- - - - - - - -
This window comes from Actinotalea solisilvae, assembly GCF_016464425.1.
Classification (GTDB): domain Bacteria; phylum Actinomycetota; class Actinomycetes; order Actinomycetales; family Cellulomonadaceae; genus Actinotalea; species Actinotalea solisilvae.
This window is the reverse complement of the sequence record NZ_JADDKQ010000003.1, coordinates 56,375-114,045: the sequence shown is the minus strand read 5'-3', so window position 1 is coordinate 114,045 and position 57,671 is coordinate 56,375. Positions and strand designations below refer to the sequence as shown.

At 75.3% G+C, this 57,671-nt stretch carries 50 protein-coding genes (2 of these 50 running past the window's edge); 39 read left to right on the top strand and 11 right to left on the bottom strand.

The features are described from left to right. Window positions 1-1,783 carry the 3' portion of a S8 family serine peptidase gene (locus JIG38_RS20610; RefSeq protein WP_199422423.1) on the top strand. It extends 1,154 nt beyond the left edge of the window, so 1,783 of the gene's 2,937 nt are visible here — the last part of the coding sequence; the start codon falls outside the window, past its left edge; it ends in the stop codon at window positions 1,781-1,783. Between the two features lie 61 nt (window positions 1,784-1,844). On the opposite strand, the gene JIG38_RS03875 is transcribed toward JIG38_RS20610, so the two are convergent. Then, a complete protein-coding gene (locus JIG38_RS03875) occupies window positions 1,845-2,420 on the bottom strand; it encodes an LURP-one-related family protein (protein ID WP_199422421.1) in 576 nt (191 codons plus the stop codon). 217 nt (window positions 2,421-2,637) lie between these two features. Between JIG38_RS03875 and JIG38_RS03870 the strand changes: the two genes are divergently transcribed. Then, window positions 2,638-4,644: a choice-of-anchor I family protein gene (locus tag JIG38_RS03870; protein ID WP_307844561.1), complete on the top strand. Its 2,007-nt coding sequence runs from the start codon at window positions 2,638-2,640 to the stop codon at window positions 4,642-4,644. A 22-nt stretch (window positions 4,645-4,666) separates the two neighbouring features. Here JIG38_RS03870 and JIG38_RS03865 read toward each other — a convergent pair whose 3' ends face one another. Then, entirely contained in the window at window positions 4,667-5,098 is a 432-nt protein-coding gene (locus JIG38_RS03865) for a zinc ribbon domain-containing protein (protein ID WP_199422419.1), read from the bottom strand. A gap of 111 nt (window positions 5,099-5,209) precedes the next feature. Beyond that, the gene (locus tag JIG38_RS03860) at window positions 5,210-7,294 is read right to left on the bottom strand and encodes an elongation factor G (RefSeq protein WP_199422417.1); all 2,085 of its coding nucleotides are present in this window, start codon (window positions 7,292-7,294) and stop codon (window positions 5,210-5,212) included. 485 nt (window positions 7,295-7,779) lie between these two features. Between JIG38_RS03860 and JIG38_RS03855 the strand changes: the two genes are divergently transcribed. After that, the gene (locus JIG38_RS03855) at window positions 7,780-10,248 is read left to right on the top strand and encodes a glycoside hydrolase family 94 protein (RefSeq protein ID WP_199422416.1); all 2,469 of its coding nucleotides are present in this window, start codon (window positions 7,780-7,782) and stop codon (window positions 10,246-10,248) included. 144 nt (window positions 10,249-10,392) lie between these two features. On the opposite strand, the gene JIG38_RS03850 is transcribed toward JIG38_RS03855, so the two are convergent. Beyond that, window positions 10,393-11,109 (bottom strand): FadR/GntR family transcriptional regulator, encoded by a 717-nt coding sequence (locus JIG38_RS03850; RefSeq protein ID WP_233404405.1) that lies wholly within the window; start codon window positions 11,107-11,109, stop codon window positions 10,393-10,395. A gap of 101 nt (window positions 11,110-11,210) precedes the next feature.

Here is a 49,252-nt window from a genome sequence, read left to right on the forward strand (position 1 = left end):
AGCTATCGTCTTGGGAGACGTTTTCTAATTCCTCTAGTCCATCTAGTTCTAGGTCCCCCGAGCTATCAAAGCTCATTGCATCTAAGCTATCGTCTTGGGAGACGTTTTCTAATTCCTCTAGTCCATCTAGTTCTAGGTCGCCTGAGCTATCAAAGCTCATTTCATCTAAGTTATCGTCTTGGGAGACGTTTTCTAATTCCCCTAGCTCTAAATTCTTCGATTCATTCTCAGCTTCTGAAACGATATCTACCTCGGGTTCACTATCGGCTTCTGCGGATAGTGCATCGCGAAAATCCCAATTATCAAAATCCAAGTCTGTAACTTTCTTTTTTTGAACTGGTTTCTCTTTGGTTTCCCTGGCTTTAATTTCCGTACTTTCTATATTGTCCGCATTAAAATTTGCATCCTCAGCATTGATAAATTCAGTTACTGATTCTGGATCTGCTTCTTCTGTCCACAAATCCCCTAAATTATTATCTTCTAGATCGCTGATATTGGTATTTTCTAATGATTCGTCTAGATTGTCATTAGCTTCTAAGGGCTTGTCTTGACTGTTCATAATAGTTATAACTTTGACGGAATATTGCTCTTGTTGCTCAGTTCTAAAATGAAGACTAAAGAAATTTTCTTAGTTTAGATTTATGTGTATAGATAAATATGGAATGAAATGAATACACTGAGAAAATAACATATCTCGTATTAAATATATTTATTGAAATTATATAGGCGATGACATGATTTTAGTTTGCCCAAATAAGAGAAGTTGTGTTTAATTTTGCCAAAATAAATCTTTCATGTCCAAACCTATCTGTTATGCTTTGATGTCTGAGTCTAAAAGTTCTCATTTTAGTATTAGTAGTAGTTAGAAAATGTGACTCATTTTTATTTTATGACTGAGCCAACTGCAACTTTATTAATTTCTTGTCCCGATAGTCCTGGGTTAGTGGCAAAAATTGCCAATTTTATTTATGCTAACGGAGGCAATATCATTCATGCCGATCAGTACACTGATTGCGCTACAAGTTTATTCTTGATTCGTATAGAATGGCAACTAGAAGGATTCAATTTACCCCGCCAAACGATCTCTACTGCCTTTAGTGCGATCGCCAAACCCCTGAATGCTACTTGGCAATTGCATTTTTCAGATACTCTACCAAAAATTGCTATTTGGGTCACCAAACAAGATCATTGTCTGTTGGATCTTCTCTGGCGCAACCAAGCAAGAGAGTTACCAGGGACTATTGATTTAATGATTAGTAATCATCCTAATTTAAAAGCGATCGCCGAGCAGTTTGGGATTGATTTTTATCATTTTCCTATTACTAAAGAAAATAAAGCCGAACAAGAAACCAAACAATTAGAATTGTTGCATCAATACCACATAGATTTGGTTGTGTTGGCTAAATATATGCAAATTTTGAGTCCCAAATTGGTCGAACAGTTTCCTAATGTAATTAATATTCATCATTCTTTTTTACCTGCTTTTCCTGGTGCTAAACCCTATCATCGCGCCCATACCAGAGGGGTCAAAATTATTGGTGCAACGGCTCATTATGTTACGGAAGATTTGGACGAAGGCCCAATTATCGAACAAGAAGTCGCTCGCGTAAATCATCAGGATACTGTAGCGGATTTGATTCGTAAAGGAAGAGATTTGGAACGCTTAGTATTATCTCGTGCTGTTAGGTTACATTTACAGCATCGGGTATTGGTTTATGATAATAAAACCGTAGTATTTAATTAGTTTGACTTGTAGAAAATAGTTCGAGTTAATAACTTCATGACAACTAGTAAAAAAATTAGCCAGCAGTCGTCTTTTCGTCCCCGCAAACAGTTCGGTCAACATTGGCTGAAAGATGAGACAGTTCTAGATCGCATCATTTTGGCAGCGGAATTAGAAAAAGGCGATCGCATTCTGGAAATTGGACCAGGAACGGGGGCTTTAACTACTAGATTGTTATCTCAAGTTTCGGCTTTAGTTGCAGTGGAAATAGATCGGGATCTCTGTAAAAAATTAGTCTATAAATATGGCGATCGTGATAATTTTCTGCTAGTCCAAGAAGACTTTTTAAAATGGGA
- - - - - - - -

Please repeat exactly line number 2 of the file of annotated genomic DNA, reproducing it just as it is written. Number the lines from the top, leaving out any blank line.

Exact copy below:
Classification (GTDB): domain Bacteria; phylum Actinomycetota; class Actinomycetes; order Actinomycetales; family Cellulomonadaceae; genus Actinotalea; species Actinotalea solisilvae.